The UK government has spent more than half a million pounds on failed legal battles against clean air campaigners, according to newly released documents that underline the cost of weak action on pollution.
The figures – obtained under a freedom of information request by the Labour party – show repeated court defeats are hurting taxpayers in addition to the growing health impact of air pollution, which kills as many as 40,000 people a year.
In February, the environmental law organisation ClientEarth successfully challenged the government’s efforts to deal with roadside nitrogen dioxide. The government incurred costs of £148,135 and was ordered to pay ClientEarth’s costs up to £35,000, the documents show. The judge ruled the government’s 2017 air quality plan so poor as to be unlawful.
This was the third case against ClientEarth in less than 12 months. In a ruling last July, the government incurred £60,582 in costs. Last April, it ran up a court bill of £14,796 and was ordered to pay the environment group’s costs of £11,000.
In parliamentary questions last June, the government revealed it had already spent £310,000 in court battles against ClientEarth.
With the total now more than £500,000, the Labour party accused the government of squandering money and time in dealing with the pollution crisis.
“This Tory government has had to be dragged through the courts every step of the way and have wasted hundreds of thousands of taxpayers’ money fighting losing cases instead of taking action,” shadow environment secretary Sue Hayman said.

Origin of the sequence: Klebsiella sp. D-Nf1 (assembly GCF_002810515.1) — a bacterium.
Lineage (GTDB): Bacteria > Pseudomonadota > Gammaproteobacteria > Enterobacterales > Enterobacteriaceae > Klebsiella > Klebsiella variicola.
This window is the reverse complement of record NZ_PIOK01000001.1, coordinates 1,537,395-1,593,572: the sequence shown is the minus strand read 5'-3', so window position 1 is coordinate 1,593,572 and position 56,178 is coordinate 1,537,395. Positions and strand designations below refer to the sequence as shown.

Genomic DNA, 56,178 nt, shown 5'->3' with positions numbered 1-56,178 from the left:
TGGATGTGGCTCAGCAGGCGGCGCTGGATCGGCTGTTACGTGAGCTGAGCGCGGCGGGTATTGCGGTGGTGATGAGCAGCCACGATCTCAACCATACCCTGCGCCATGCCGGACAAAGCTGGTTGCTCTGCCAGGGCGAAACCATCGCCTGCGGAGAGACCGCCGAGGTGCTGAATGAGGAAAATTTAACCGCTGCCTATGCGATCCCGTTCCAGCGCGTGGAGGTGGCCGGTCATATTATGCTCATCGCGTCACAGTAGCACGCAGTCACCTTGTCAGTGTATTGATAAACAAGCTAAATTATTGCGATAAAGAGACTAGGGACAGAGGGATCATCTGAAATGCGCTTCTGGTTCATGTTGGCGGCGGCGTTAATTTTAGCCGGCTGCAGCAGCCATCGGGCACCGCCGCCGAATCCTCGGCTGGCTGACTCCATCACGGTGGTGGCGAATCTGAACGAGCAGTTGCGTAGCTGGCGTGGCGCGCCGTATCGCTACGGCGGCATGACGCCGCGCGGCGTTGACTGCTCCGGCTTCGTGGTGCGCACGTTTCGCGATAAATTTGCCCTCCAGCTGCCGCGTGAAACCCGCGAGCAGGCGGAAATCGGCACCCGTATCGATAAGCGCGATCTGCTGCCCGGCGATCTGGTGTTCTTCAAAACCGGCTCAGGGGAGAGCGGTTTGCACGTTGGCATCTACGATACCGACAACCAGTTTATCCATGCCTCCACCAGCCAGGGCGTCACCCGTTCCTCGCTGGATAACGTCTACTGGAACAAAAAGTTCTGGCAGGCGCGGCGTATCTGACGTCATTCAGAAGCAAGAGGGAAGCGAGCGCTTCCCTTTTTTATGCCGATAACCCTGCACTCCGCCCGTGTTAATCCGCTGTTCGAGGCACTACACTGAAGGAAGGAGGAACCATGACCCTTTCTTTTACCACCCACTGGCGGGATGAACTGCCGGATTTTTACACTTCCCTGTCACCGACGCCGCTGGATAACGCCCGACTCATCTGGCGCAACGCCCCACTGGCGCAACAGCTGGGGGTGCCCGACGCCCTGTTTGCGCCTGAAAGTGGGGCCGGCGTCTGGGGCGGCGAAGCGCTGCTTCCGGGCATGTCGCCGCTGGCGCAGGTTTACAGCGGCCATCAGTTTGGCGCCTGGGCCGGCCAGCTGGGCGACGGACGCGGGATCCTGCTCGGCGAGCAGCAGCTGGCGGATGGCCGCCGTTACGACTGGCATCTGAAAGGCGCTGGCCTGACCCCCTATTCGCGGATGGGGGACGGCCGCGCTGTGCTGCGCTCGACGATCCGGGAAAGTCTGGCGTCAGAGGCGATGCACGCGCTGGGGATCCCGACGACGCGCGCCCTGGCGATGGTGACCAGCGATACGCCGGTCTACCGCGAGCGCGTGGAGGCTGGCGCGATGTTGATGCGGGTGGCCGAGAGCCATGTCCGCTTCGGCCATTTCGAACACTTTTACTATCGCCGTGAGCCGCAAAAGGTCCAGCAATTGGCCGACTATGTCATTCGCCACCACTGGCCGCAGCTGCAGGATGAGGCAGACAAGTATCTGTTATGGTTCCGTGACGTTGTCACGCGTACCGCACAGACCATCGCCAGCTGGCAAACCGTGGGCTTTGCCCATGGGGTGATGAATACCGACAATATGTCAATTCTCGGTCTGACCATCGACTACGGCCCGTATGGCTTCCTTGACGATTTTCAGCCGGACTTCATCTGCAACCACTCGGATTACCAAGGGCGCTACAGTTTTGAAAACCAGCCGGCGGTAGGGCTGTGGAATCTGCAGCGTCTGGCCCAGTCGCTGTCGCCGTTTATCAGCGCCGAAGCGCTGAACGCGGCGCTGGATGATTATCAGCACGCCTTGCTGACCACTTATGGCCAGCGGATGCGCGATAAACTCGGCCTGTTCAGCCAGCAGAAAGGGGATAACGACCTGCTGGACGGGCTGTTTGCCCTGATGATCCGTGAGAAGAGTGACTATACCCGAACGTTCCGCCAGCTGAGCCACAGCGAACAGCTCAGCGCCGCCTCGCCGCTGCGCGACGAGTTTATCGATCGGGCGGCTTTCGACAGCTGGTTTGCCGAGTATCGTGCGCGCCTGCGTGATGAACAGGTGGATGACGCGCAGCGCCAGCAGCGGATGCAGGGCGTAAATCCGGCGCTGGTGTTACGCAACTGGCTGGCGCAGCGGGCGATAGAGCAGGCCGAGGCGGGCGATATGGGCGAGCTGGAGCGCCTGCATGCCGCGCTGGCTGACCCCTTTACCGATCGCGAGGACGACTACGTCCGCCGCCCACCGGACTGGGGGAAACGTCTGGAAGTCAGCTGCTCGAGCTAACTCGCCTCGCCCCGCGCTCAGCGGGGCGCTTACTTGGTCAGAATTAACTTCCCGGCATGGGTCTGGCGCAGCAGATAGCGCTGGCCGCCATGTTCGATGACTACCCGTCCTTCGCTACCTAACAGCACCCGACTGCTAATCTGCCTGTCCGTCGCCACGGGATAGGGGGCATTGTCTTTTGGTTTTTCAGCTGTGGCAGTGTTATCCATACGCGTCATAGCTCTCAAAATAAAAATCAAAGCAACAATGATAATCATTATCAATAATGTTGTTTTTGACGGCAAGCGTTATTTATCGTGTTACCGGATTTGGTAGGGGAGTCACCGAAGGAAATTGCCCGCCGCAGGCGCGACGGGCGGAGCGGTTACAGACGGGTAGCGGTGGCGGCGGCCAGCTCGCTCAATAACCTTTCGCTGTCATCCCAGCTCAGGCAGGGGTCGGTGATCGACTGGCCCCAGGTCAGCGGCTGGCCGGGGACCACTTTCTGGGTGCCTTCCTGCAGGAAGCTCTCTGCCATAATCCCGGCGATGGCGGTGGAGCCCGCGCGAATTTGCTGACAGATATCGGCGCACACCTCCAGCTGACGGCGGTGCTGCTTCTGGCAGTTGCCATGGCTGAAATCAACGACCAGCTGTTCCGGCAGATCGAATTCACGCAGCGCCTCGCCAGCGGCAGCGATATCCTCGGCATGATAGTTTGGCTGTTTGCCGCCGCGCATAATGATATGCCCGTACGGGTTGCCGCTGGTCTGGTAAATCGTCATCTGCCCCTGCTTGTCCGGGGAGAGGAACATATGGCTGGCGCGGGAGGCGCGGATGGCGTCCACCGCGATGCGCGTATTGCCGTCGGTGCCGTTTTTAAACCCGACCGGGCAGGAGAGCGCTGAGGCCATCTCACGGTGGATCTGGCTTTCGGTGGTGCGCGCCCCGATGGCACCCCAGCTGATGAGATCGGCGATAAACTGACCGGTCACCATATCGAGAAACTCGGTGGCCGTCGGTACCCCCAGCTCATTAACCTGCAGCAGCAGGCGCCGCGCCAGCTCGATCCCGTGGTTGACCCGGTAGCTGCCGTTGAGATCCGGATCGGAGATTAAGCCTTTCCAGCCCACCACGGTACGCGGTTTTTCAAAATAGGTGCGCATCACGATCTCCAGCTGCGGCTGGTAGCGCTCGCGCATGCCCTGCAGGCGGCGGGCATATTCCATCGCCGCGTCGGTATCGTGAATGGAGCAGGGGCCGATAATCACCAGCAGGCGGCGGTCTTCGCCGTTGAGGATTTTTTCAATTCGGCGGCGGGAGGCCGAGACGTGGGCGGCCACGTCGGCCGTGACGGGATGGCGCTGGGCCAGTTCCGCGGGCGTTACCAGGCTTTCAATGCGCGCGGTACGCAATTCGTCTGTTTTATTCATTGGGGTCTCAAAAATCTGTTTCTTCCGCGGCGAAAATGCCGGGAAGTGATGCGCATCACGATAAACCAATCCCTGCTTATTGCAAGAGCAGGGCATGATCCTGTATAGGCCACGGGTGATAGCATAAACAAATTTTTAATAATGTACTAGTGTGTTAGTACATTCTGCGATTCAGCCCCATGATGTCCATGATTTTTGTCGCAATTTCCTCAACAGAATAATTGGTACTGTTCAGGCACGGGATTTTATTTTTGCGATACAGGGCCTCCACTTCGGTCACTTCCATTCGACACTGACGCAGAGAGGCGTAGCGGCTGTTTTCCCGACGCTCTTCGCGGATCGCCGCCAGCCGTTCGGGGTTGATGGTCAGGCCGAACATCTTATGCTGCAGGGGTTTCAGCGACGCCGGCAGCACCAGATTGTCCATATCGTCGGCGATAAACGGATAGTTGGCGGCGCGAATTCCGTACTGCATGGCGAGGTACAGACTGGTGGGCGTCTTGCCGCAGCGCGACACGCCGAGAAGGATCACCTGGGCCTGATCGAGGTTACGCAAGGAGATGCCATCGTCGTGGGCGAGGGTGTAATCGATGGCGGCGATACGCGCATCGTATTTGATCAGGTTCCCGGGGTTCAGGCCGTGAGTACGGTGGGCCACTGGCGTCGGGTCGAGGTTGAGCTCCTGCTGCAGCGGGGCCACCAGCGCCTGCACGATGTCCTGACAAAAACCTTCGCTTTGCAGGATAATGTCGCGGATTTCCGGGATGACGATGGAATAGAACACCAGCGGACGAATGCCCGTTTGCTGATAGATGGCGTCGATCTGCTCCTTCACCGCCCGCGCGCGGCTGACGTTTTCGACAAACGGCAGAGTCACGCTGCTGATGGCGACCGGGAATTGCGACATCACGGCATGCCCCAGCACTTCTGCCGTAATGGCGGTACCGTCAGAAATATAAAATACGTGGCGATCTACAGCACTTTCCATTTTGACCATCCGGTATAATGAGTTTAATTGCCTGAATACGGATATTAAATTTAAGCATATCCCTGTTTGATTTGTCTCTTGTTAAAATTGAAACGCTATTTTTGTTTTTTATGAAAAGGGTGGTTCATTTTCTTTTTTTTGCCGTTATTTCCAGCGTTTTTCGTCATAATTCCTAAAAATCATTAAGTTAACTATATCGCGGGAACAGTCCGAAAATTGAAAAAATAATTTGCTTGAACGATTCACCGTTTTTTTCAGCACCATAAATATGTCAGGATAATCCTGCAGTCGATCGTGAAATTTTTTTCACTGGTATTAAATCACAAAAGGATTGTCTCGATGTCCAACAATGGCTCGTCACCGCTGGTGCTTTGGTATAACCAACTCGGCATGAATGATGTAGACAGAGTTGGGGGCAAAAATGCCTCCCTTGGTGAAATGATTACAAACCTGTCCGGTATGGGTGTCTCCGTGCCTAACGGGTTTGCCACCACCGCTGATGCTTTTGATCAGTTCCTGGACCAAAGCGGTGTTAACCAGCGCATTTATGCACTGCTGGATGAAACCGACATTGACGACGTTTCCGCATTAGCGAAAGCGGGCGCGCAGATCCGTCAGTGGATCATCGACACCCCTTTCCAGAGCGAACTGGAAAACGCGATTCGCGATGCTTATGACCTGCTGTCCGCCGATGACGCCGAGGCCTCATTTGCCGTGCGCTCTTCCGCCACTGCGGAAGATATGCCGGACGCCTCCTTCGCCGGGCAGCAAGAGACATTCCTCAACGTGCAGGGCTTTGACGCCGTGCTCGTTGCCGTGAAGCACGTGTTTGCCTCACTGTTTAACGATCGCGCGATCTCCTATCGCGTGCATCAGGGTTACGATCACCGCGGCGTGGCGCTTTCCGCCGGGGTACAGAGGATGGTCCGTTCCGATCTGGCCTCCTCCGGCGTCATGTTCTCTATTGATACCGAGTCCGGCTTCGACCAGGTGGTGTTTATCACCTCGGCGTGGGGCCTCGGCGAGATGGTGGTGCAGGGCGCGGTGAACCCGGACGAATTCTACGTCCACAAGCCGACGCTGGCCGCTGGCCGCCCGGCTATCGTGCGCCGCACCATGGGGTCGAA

ClientEarth echoed the criticism of the government. “Its decision to fight ClientEarth in court rather than cleaning up our air is baffling, and it is now eight years late to meet legal pollution limits,” said the group’s chief executive, James Thornton. “The government’s continued failure to act on air pollution damages people’s health and puts lives at risk across the UK. It’s time to quit these costly delays and start cleaning up our air.”
The Department for Environment, Food and Rural Affairs defended the legal costs, noting that the government had a partial success in the most recent case.
“We have already delivered significant improvements in air quality since 2010 and it was right to defend our position in court. The judge dismissed two of the three complaints in the latest case and found that our approach to areas with major air quality problems is ‘sensible, rational and lawful’,” said a Defra spokesperson.
“We will continue to implement our £3.5bn plan and work with local authorities to reduce emissions and improve air quality.”